Shaun Abrahams. Picture: ALON SKUY
Shaun Abrahams. Picture: ALON SKUY

In an unprecedented move, President Cyril Ramaphosa is turning to an outside panel to help him identify a new head for the National Prosecuting Authority (NPA).

The move to consult more widely in the search for a replacement for former national director of public prosecutions (NDPP) Shaun Abrahams — a Jacob Zuma appointee best known for a farcical attempt to prosecute then finance minister Pravin Gordhan in 2016 — is a major departure from the unilateral and opaque nature of previous appointments.

Ramaphosa has slightly more than a month left to appoint a new leader for an institution that is central to crime fighting.

The decision to seek advice from top legal organisations comes after hundreds of desperate prosecutors appealed to the president to address the "absence of proper leadership".

The vacuum at the top had left the organisation "weak and divided", the Society of State Advocates and Prosecutors of SA (Saapsa) said in a letter sent to Ramaphosa in September and posted on its website.

Ramaphosa’s delay in replacing Abrahams, after the Constitutional Court confirmed in August that Abrahams’s appointment by his predecessor, Zuma, had been invalid, has undermined his stated aim of addressing "leadership issues" at the NPA.

The highest court in the country gave the president 90 days to appoint a new head of public prosecutions.

It remains unclear why justice & constitutional development minister Michael Masutha, who would ordinarily be responsible for providing Ramaphosa with the names of suitable NDPP candidates, has seemingly been unable to do so.

"This post is a poisoned chalice," an NPA insider told Business Day on Tuesday.

Presidency spokesperson Khusela Diko said the advisory panel would include minister in the presidency Jeff Radebe, as well as representatives from the General Council of the Bar, Law Society, National Association of Democratic Lawyers, Black Lawyers Association, Advocates for Transformation, the Human Rights Commission and the auditor-general’s office.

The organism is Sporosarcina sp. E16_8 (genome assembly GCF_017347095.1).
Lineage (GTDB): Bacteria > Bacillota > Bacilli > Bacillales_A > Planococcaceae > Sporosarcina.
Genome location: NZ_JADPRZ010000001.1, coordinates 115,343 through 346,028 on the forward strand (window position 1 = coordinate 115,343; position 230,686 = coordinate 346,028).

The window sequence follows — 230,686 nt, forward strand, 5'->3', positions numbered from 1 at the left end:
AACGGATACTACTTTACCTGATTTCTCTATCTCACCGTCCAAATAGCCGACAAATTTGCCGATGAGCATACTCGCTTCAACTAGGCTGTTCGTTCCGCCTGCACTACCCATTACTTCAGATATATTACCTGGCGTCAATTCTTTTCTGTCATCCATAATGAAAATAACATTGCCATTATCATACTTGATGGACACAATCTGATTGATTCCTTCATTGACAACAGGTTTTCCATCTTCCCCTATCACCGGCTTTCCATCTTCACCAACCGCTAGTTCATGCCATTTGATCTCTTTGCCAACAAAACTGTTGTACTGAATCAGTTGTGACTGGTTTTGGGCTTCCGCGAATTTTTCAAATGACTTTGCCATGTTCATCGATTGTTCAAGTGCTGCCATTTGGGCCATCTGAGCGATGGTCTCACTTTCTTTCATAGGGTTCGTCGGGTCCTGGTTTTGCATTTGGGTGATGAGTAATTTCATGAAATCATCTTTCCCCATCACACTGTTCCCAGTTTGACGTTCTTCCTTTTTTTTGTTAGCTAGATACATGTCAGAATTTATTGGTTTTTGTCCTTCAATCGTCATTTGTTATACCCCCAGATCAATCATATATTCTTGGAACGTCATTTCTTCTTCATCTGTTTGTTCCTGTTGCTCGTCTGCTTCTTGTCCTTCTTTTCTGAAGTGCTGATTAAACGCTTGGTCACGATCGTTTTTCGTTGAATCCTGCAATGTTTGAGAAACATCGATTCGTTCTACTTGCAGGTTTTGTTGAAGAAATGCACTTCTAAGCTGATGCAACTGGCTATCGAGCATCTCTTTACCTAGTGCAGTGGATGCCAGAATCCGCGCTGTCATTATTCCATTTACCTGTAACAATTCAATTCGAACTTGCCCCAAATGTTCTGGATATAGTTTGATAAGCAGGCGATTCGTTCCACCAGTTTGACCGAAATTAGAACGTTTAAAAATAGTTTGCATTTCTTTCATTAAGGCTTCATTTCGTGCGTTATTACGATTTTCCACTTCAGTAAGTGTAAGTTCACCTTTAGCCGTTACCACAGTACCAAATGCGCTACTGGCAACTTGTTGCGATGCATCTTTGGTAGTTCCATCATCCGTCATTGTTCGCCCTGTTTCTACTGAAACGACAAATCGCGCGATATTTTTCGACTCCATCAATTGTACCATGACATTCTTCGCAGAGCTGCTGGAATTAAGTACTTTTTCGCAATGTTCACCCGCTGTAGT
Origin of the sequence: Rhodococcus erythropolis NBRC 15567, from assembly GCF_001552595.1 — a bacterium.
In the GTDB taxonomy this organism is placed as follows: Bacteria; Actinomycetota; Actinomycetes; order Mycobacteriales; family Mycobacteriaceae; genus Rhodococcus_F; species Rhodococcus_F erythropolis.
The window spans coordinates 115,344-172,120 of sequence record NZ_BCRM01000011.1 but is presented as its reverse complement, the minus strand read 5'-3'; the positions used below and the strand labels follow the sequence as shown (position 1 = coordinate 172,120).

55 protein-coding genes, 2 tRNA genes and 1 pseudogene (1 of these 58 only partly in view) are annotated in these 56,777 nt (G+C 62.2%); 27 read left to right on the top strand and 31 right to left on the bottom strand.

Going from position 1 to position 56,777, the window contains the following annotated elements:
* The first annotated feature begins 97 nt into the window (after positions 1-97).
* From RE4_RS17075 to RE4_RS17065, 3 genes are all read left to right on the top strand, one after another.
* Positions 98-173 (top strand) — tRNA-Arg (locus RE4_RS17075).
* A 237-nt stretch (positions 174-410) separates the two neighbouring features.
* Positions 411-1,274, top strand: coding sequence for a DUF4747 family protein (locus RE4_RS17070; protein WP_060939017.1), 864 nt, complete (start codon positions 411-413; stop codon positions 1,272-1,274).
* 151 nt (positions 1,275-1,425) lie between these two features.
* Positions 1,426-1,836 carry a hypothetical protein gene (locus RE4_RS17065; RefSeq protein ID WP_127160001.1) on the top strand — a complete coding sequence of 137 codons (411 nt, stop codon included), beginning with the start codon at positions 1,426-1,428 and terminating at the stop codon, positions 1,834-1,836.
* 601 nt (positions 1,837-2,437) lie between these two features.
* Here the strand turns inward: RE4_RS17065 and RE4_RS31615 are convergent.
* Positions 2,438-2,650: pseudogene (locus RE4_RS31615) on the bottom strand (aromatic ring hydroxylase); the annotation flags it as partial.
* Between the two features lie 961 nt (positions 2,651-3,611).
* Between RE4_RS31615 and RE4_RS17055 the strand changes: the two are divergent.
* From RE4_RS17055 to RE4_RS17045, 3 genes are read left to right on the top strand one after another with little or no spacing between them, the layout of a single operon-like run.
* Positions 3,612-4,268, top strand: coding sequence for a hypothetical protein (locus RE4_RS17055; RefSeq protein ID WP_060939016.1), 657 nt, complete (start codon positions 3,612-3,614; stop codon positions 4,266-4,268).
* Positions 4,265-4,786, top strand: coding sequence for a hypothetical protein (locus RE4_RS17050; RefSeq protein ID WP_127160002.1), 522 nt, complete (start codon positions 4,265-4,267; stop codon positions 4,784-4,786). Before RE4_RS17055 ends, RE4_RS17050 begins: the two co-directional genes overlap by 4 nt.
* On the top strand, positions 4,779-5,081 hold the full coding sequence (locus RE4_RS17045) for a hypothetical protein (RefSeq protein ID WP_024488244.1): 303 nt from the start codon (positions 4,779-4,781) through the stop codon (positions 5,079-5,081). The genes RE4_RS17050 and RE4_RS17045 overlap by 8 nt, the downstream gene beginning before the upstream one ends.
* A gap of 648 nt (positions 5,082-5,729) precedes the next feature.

The panel will have the job of identifying suitable candidates for the post, in which no official has completed a full term. Ramaphosa will also submit the names of his own suggested candidates.

The panel will then provide the president with three to five names.

Lawson Naidoo of the Council for the Advancement of the South African Constitution said the process should be similar to the Judicial Service Commission’s interviews of prospective judges. These interviews are open to the public and known to include robust and no-holds-barred questioning from commission members.

Freedom Under Law’s Nicole Fritz said on Tuesday that, while Ramaphosa was not constitutionally required to consult with anyone on the NDPP appointment, the decision was "welcome". Inquiries into state capture and the SA Revenue Service showed why "the leadership of the NPA, and the genuine independence and ability of any future NDPP is so pivotal".

In its letter to Ramaphosa, Saapsa appealed to him to "take the utmost care and consideration in the appointment of an NDPP" and consult with prosecutors who would work under the director.

"In a crime-ridden country like South Africa, where crime has become part of every citizen’s life, the NPA is the last line of defence in the fight against crime," Saapsa’s Eliveera du Plooy wrote on behalf of the society’s more than 500 prosecutor members.

"When the NPA, one of the pillars in the criminal justice system, is threatened in any manner, it not only affects the criminal justice system, but also the public it serves," she said.

Referring to the NPA’s 23% vacancy rate; the exodus of prosecutors from the NPA to the magistracy or the private sector; the NPA’s increasingly tough financial situation; and levels of stress experienced by the prosecutors, Du Plooy said morale was at an "all time low."